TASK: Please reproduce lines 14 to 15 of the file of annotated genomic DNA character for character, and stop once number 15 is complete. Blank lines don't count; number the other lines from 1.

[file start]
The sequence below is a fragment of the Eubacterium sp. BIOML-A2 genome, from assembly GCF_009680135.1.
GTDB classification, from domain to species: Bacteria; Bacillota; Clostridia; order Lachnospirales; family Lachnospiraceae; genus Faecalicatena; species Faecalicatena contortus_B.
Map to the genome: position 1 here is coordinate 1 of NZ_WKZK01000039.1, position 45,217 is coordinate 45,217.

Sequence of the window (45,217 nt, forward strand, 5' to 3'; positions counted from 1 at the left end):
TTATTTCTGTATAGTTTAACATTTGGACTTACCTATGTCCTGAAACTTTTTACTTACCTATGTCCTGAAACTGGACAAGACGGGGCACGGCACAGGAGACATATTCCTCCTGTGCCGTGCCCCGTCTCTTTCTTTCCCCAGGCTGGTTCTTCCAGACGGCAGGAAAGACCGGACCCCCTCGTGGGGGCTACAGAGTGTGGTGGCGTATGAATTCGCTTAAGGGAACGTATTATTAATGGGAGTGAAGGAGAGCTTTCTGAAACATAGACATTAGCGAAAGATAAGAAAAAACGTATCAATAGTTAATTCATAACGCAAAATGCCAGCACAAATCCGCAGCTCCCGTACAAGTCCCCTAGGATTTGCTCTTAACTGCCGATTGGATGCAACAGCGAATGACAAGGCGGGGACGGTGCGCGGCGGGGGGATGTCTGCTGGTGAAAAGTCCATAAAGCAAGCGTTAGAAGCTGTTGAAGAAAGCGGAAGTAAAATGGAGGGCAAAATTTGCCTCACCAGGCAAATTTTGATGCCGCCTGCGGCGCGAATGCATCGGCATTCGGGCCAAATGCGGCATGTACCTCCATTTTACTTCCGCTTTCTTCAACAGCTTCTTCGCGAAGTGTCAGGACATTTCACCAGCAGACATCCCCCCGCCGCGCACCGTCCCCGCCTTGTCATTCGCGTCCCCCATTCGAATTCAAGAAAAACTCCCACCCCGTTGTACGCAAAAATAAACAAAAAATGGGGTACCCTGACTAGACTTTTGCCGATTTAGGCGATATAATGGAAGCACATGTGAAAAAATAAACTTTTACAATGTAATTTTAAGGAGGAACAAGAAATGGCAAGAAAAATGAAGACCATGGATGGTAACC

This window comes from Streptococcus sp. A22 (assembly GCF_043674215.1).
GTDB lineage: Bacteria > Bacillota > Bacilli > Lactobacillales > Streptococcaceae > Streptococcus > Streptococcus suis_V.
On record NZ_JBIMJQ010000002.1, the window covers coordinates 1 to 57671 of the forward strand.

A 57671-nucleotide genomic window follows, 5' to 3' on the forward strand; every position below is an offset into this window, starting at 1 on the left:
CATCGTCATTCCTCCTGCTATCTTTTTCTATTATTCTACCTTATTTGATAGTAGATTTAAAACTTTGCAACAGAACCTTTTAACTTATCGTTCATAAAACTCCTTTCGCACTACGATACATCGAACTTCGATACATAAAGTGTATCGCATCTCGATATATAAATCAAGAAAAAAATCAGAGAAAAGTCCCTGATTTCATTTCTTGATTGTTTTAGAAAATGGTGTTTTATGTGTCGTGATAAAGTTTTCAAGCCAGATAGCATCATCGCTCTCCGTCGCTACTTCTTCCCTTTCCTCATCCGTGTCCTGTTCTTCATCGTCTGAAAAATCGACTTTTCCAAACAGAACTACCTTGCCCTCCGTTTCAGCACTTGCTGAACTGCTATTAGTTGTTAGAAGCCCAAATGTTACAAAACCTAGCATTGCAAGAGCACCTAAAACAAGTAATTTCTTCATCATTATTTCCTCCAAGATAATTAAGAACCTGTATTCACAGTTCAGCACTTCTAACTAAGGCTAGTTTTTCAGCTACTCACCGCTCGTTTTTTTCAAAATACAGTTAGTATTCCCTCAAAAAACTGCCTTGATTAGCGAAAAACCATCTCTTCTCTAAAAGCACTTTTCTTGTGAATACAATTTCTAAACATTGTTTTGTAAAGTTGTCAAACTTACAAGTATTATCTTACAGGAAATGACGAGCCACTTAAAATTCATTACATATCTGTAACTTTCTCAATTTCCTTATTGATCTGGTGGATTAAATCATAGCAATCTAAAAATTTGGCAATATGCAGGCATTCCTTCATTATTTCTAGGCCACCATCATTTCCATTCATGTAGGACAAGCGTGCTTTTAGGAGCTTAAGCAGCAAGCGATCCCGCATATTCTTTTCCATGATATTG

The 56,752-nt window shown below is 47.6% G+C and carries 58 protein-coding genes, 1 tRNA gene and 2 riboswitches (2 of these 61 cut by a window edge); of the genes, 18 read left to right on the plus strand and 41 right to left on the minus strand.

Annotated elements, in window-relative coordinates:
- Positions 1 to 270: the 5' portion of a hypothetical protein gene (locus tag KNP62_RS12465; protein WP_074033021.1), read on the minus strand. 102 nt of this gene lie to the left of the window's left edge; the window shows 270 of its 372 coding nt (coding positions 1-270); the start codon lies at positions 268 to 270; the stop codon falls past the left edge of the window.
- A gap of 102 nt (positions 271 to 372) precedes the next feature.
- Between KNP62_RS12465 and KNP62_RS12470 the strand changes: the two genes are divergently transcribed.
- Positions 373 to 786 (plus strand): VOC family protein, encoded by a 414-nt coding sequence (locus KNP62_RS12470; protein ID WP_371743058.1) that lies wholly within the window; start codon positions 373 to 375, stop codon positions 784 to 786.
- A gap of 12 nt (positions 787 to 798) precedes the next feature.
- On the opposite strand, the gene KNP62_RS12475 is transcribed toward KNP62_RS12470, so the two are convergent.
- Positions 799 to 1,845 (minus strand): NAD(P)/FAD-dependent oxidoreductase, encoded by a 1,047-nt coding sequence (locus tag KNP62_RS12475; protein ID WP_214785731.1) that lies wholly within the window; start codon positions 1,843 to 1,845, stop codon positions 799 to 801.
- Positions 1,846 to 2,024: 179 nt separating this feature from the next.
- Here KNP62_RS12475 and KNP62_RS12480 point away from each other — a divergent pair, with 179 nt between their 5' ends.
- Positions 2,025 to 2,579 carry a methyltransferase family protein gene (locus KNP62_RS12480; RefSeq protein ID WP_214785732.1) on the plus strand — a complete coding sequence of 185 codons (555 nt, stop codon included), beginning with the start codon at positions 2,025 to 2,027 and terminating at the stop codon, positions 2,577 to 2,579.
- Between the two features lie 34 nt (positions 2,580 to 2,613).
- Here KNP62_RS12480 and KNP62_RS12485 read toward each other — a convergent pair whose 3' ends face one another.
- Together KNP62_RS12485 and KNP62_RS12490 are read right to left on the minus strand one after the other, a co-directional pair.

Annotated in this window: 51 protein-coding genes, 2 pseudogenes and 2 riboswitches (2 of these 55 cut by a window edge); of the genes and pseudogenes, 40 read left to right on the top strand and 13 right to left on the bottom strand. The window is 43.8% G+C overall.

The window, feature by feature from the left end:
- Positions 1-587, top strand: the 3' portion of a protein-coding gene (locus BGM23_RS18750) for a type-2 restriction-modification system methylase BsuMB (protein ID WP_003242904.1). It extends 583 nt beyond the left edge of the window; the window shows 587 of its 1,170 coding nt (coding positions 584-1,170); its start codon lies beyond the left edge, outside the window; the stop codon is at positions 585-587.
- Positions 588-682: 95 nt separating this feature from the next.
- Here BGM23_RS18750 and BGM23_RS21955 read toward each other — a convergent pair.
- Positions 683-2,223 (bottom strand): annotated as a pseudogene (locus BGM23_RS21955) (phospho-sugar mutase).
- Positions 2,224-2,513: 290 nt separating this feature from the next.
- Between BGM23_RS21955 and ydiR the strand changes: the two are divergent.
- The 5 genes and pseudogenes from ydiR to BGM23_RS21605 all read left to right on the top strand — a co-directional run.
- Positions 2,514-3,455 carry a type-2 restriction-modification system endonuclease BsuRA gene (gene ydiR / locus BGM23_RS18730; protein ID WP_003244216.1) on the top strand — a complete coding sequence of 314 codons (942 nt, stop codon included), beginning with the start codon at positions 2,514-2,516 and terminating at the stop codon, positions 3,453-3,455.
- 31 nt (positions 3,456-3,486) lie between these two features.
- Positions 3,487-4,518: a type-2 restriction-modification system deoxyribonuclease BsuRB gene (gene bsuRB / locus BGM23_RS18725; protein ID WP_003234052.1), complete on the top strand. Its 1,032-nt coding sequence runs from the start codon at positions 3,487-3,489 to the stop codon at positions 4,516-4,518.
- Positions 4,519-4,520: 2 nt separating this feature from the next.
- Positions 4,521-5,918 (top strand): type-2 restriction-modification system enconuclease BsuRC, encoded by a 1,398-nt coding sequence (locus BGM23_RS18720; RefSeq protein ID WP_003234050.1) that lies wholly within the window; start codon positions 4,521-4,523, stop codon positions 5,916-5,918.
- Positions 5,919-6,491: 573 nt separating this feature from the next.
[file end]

- A gap of 102 nt (positions 271 to 372) precedes the next feature.
- Between KNP62_RS12465 and KNP62_RS12470 the strand changes: the two genes are divergently transcribed.